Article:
A new paper from the Catenazzi lab (Burkart et al. 2017) suggests that bacteria, but not peptides, play an important role in protecting a Peruvian marsupial frog from chytridiomycosis. Controlled susceptibility trials determined that Gastrotheca excubitor is resistant to chytridiomycosis but its congeneric, G. nebulanastes, is susceptible. It was hypothesized that this finding could be explained by interspecific differences in cutaneous defenses since infection by the disease-causing fungus Batrachochytrium dendrobatidis (Bd) is initiated on the skin. Two of these defenses, antimicrobial peptides and symbiotic bacteria, have previously been shown to play roles in providing other frogs with disease resistance.
We collected peptides and bacteria from both species. Growth inhibition assays using whole peptide mixtures and bacterial isolates were conducted to determine if either defense was anti-Bd in vitro. Although neither species’ peptide mixtures differed in anti-Bd ability, 6/15 G. excubitor bacterial isolates inhibited Bd compared to 1/11 from G. nebulanastes. Furthermore, the G. nebulanastes isolate was the weakest of all anti-Bd bacteria. The frogs shared no bacterial species, and a microhabitat analysis suggested that environment may be an important inoculum since G. excubitor is terrestrial and G. nebulanastes is arboreal.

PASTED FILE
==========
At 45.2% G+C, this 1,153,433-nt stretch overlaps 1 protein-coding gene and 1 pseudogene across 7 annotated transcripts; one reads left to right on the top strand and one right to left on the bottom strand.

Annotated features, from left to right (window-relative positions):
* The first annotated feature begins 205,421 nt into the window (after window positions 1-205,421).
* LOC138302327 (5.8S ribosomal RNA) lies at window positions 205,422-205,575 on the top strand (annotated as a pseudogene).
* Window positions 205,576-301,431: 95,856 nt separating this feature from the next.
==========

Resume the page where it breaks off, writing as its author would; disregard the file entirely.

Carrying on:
Understanding what contributes to host resistance is important for informing disease mitigation strategies. The application of anti-Bd bacteria to susceptible frogs has been proposed as a method to prevent chytridiomycosis, and our research corroborates the important role bacteria play in providing this protection. Furthermore, the reproductive strategy of these marsupial frogs likely allows for vertical transfer of bacteria from mother to offspring so that probiotics can proliferate through a population. The implications of our research extend beyond the amphibian-Bd disease system, as beneficial bacteria are likely important host defenses for other diseases.
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